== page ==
Normally a sleepy election, this year’s European Parliament elections feature higher turnout than seen in years, hitting 51 percent in most states. On the one hand, right-wing eurosceptics flocked to the polls to create a bloc that might hobble the government from within; on the other hand, citizens who wish to keep engaged with the project and counter those very eurosceptic forces flocked to vote to counter them.
As polls closed on May 26th, it became clear that nationalists and eurosceptics wanting to chip away at the European project, did indeed make their presence felt, although they failed to secure their hoped-for landslide, achieving 25 percent of the 751 seats – a jump of 40 per cent. It’s certainly a sizable increase, but it is by no means a governing coalition. Overall, mainstream and centrist parties faced decline and fragmentation, and for the first time in 40 years, the centre-right and centre-left will no longer control a majority in Parliament. However, centrist Liberals, Greens, and populists – overall – jointly gained ground, with pro-European mainstream parties having won two-thirds of the seats.
The Future of the Bloc
In the coming weeks, the European Parliament will face rounds of bargaining over who will run EU institutions. It is likely that the broadly pro-EU parties will form a broad coalition to secure their mandate. The centre-right and centre-left parties will likely have to work together, in a coalition with the Liberals, to create a sustainable majority. This in turn will impact the bloc’s ability to make decisions on everything, from international trade and climate change, across to migration.
“We are facing a shrinking centre”, said Manfred Weber, the German lead candidate of the EPP, the European People’s Party. “So what I would ask us to do to is to join our forces to work together from now.”
While eurosceptics have increased their share in Parliament, these disparate nationalist groups also have competing interests, making it difficult for them to wield the power they do have – though they will likely be able to derail some of the plans of pro-European parties, especially on issues like immigration and budget. In an increasingly fractured political landscape, the battle for what the EU’s future looks like, will continue.
Mark Leonard, the European Council on Foreign Relations director, said that “contrary to predictions, there has been no continent-wide shift to far-right or anti-European parties”. But neither is it possible for Parliament to continue with the status quo. “The composition of the new Parliament will be weighed in favour of pro-Europeans, but it does not mean that they have a mandate for ‘more of the same’.”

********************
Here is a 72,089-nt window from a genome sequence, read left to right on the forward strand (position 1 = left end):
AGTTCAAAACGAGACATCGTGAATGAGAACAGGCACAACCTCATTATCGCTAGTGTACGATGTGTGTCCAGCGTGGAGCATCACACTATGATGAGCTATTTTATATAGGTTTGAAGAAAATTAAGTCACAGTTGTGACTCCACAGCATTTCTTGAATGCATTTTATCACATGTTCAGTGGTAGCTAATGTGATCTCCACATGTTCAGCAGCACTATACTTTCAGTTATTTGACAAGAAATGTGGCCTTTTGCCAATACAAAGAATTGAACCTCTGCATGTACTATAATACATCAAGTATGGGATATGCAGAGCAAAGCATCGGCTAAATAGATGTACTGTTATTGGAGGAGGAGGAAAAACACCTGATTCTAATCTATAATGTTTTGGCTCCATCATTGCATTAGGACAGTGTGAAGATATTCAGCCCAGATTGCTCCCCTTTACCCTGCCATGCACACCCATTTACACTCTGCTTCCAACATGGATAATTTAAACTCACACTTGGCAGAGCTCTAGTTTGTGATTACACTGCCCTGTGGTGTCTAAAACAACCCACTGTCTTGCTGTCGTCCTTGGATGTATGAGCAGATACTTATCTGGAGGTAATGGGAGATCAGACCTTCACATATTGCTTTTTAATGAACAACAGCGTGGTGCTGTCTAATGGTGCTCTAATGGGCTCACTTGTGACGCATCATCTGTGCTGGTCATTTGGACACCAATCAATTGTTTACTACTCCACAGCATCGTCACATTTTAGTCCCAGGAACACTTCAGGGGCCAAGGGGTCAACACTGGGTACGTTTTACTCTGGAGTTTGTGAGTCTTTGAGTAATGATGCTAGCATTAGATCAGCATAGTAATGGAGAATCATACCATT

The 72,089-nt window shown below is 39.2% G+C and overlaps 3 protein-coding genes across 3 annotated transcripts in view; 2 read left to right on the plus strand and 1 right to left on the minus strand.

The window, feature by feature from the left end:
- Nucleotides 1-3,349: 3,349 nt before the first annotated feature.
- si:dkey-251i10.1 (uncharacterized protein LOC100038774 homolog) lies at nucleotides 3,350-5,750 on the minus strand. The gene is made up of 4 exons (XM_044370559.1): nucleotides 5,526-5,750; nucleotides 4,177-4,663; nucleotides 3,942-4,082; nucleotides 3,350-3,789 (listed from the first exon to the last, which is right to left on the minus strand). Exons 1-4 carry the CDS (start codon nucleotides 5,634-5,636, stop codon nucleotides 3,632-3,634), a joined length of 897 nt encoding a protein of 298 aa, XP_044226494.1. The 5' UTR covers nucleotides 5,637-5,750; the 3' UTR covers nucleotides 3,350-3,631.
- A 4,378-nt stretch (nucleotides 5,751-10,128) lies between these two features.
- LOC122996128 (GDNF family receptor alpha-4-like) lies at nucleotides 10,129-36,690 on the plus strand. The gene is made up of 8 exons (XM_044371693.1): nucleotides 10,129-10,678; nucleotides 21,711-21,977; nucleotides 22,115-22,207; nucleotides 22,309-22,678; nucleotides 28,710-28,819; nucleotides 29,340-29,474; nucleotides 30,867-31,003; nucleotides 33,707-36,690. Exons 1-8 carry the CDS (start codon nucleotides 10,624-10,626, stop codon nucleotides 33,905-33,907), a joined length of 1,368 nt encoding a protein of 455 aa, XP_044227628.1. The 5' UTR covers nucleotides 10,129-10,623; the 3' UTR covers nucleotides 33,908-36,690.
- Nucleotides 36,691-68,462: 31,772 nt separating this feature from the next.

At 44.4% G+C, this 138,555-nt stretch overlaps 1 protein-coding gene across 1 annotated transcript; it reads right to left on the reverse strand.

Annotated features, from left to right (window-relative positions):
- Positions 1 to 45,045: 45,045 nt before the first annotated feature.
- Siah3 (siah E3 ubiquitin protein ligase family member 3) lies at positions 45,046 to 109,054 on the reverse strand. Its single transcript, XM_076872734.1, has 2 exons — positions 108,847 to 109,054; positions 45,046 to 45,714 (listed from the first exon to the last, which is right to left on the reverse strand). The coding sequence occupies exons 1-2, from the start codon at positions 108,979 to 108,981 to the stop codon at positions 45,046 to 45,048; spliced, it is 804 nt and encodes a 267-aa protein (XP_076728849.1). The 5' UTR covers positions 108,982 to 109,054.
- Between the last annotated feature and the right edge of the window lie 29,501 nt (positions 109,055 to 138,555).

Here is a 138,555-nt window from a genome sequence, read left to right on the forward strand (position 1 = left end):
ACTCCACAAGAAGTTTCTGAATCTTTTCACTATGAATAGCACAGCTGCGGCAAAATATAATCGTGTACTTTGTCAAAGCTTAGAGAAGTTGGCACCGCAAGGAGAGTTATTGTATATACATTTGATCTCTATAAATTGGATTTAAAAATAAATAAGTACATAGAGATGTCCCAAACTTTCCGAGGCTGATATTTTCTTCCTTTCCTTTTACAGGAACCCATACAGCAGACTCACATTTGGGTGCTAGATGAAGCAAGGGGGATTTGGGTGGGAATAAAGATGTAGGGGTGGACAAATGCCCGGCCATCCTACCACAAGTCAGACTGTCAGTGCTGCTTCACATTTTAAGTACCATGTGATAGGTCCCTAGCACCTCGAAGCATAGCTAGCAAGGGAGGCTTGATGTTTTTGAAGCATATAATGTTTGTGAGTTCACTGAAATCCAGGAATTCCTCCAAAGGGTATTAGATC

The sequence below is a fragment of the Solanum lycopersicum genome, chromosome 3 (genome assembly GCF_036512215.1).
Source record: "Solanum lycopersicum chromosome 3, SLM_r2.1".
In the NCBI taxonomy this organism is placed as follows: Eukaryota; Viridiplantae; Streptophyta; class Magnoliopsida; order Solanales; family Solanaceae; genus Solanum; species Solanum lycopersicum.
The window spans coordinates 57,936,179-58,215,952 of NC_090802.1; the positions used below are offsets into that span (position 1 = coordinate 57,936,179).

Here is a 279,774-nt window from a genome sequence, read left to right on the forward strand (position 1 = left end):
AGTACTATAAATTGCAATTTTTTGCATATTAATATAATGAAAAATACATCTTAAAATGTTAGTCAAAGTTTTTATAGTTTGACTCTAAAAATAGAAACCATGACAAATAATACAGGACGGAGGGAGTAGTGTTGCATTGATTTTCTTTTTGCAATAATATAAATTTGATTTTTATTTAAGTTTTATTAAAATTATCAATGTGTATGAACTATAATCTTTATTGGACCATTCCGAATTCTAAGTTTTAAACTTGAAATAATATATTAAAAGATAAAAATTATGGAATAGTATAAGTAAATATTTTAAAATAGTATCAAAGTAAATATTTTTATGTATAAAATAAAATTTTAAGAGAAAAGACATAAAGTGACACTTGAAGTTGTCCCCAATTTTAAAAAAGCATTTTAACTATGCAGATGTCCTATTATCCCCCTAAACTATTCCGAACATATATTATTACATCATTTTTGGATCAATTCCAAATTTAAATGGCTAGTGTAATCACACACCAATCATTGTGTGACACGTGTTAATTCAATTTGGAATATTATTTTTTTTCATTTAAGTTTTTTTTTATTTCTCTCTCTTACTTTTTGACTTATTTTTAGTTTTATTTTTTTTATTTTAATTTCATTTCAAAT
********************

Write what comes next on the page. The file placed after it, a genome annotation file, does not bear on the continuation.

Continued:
“Defying the doomsayers once again, Europe continues to muddle through reasonably well”, said Holger Schmieding, chief economist of Berenberg, a German bank. “Previous gains for populist parties at the national level, as well as the challenges of Brexit, Trump, China and Russia, have elicited some counter-reaction of the pro-European mainstream.” he said. He called it part of a “largely healthy debate about the future of European integration”.
The leaders of the two largest mainstream parties in the European Parliament have ruled out working with the far-right. Manfred Weber said Sunday night that “from now on, those who want to have a strong European Union have to join forces”, adding that his group – the centre-right European People’s Party – would not cooperate “with any party that doesn’t believe in the future of the European Union”.
“The big thing is that the gains for the extremists were not very substantial”, Guntram Wolff, head of the Bruegel economics think tank in Brussels, told Reuters.
“The electorate is crying out for change and is therefore volatile — preferring to back new insurgents rather than the status quo parties that have been around for decades,” said Mark Leonard, director of the European Council on Foreign Relations. “The fear of a far-right takeover of the European Parliament has mobilised Europe’s pro-European forces, resulting in a huge surge in turnout, and in support for Green and Liberal parties throughout Europe.”
It is far more likely that the limited electoral success of eurosceptic parties will be felt less in the EU Parliament, and much more in the parties’ respective home countries. In France, Italy, Germany, and Poland, these same parties are threatening to further disrupt the traditional party systems and gain more power, and have been promoting the EU election results as a litmus test of their respective platforms.
In some states, eurosceptic parties gained ground, eating away at the dominance of traditional and mainstream parties. But in other states, the opposite was true. And in states where traditionalist parties maintained their edge, it was not without a fight.
In France, the fact that Marine Le Pen’s National Front pulled ahead – even by only a narrow margin – of Macron’s party, Renaissance, indicates potentially rough waters ahead in France. Macron has long positioned himself as a champion of the European project against those who wish to weaken it. That small margin of victory is enough to symbolically weaken Macron’s grip on government.
While the National Front earned 24 percent as opposed to Renaissance’s 22 percent, coming in third were the French Greens – cementing a liberal majority.
Le Pen called the result “a vote for France, and for the people”. Macron’s prime minister, Édouard Philippe, conceded defeat, and said that he received “these results with humility”, and that “political leaders need to hear the message”, and that it was “a time for action”.